Dyke swarms of the Ethio-Sudanese lowlands
In construction... the problem is that there
are two many things to say. For the moment, here is a synthesis of some
results obtained on the trap-feeding dykes observed on the Abyssinian
plateau, which consists of the lava pile, and the Ethio-Sudanese lowlands,
where the lava pile has been eroded over 700-1000 m vertically down to
its base (locally to the basement).
See the Publications
page for more details (especially the two papers by Mège and Korme,
2004, and Mège, 2009). The poster
presented at IDC-6
gives a visual summary.
It includes all the reliable dyke ages obtained to date
by Nicolas Arnaud at Gésciences Montpellier. We will publish these
data in a peer-reviewed paper as soon as possible.
In Abyssinia, many dykes are observed
despite the lava cover, but can usually not be followed over long
distances. Most dykes are intensely altered by hydrothermalism. Nevertheless,
in central Abyssinian, reliable ages of 30.97±0.41 and 30.7±0.36
Ma have been obtained for a dyke from a swarm in the Lalibela region,
and another one north of the Angareb ring complex. Along the Afar
margin, slightly younger Oligocene ages have also been found, as well
as lower and upper Miocene ages, respectively prior to and during
the birth of the Afar depression. Remarkably, no dyke has been reported
to cross the Blue Nile river valley, which incises the Abyssinian
lava pile over a distance of 400 km and a depth of 1000 m, emphasizing
uneven feeder dyke distribution in the volcanic province.
The Ethio-Sudanese plain West of Lake Tana
displays thousands of dykes. The largest swarm, called the
Serpent-God Dyke Swarm, trends NE-SW and includes thick (5-20 m) silicic
dykes and thinner (< 5 m) mafic dykes outcropping over distances
up to 30 km that could be dated 31.3±0.36 to 29.3±0.98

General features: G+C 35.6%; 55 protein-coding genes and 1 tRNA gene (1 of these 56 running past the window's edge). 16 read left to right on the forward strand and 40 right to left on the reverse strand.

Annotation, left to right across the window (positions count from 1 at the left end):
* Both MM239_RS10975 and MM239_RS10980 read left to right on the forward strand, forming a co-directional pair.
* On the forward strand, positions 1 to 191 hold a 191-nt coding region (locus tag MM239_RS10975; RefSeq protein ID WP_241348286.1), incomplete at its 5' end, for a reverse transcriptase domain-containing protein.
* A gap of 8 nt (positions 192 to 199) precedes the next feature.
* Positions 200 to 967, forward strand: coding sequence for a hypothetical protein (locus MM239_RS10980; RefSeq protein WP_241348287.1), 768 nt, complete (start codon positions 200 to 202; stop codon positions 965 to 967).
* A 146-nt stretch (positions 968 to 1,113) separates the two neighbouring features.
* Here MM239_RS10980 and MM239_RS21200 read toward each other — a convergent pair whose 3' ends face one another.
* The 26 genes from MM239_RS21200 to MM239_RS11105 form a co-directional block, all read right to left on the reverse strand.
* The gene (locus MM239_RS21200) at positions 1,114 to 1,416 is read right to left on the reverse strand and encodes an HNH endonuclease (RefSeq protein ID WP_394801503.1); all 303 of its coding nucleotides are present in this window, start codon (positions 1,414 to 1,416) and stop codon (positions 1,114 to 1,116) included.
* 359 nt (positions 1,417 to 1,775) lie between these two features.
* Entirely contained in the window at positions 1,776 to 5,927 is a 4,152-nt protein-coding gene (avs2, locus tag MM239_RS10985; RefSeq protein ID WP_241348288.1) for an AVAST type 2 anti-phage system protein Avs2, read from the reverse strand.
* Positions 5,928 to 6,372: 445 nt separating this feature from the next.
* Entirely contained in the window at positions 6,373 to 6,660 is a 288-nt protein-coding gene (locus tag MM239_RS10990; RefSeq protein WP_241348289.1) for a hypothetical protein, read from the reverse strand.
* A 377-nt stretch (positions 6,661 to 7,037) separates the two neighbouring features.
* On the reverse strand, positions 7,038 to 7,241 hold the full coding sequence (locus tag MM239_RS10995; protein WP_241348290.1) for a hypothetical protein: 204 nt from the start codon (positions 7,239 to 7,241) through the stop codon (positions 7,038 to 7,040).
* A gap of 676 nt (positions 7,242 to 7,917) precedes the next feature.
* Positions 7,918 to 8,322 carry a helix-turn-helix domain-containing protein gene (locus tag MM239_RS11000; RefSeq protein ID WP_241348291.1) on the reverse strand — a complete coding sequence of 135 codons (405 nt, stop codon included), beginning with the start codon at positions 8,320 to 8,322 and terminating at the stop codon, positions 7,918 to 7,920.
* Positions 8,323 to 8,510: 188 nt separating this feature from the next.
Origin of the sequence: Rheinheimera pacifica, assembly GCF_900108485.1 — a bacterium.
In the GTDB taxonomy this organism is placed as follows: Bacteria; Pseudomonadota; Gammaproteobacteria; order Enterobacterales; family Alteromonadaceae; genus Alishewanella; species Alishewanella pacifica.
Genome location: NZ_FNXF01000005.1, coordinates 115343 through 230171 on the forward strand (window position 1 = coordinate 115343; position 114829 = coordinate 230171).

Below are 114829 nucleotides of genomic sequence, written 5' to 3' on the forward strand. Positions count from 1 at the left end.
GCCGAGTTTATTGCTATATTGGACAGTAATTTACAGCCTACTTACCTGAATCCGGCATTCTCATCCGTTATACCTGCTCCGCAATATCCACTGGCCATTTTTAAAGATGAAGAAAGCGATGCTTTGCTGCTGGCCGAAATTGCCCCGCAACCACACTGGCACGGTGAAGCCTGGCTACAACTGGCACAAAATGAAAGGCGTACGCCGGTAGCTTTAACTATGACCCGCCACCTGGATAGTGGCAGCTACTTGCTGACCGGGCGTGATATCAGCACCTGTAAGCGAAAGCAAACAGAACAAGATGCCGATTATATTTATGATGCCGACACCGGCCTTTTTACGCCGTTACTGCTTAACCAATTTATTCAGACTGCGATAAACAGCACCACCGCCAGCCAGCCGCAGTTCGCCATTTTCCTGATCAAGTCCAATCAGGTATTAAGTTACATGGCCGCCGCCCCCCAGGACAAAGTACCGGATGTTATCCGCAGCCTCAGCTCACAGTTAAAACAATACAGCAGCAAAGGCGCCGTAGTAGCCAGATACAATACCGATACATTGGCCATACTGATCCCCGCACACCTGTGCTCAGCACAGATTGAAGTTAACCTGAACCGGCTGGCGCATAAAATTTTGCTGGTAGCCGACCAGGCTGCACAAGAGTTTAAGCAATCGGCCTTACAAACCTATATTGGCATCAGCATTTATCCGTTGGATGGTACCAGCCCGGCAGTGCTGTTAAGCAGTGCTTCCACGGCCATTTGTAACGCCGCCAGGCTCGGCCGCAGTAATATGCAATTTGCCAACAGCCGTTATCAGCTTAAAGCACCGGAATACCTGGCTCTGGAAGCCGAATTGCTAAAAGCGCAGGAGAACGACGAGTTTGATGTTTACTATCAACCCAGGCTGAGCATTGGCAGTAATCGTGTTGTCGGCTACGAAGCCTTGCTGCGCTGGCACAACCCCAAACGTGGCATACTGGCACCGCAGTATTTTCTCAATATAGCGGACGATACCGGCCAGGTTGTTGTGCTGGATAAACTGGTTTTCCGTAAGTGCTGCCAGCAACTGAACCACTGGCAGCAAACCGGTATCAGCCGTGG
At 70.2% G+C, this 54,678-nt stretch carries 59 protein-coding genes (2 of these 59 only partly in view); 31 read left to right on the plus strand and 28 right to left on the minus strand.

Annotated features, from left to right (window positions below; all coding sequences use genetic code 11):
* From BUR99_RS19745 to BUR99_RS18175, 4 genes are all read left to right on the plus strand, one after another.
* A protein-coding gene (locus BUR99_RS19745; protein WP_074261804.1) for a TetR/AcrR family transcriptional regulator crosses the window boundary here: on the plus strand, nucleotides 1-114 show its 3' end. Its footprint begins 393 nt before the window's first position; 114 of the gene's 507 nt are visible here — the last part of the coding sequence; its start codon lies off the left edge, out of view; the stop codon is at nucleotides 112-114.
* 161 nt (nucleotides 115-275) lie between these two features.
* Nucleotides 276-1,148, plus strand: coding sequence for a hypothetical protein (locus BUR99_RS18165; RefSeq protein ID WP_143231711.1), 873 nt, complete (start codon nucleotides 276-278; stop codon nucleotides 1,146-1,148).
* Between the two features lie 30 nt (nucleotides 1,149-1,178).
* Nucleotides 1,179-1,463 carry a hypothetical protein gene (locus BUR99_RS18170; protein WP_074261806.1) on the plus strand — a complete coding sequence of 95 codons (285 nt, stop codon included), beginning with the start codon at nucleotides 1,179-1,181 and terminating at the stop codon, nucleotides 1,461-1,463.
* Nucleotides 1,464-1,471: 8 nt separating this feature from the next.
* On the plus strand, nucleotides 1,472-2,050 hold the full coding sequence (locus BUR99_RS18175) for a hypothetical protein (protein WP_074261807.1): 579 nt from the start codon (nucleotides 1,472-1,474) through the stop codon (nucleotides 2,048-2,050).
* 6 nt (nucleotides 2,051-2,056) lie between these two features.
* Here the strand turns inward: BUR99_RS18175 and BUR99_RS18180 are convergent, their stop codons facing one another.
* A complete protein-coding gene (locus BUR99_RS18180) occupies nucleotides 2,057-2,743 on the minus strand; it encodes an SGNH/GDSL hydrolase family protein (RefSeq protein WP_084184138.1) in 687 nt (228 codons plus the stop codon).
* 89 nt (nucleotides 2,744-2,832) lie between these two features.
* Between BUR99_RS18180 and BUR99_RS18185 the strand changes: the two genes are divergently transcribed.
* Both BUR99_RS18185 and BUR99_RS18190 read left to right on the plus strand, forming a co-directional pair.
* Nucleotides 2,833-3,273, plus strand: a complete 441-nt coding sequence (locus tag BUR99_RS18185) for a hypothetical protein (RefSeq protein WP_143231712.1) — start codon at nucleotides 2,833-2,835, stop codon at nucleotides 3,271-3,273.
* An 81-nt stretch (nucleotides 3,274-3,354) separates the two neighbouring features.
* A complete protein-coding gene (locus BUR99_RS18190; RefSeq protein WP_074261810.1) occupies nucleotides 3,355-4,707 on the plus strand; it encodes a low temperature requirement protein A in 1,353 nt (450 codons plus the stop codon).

Ma. The Serpent-God Dyke Swarm dyke swarm seems to follow the Precambrian
Tulu Dimtu shear zone, suggesting that the lithospheric fabric and
basal topography may have played a role in trapping the melts. Analysis
of dyke population length distribution suggests that the mafic dykes
less than 10 km long in the present topography may not have erupted.
The distribution law for mafic and silicic dyke populations does not
have the same coefficient and exponent, perhaps due to a different
mode of emplacement. The silicic dykes could originate from crustal
melting whereas the mafic dykes originate from the mantle, a duality
also noted in the geochemistry of the erupted lavas. Dyke thickness
is related to length following a square-root power law, demonstrating
that elastic fracture mechanics can account for the geometrical aspects
of their emplacement, and that the emplacement depth was shallow enough
for fracture toughness-based analysis to make sense. Field evidence,
anisotropy of magnetic susceptibility measurements, and high fracture
toughness, indicate a syn-emplacement component of shearing, perhaps
in response to the slight orientation difference between the orientation
of the principal stress field during emplacement and the orientation
of the Precambrian crustal fabric. The Ethio-Sudanese plain is intruded
by many other mafic dykes displaying a complex geometry, denoting
local-scales variations in stress field orientation, and perhaps proximity
of buried magma chambers. Those dykes are younger, probably upper
Oligocene or Miocene.
Finally, an undated N-S-trending swarm of at least
a dozen of long (tens of km) and thick (up to 20 m) dykes, mainly
mafic, remains poorly characterized due to difficult field access.
Existence of many other dykes North of a Gonder-Metema line
is evident but for the same reason they remain unexplored.
This work has been carried out with Nicolas Arnaud (Univ. Montpellier
II), Hervé Diot (Univ. La Rochelle), Tesfaye Korme (RCMRD), and
Tewodros Rango (Univ. Ferrara).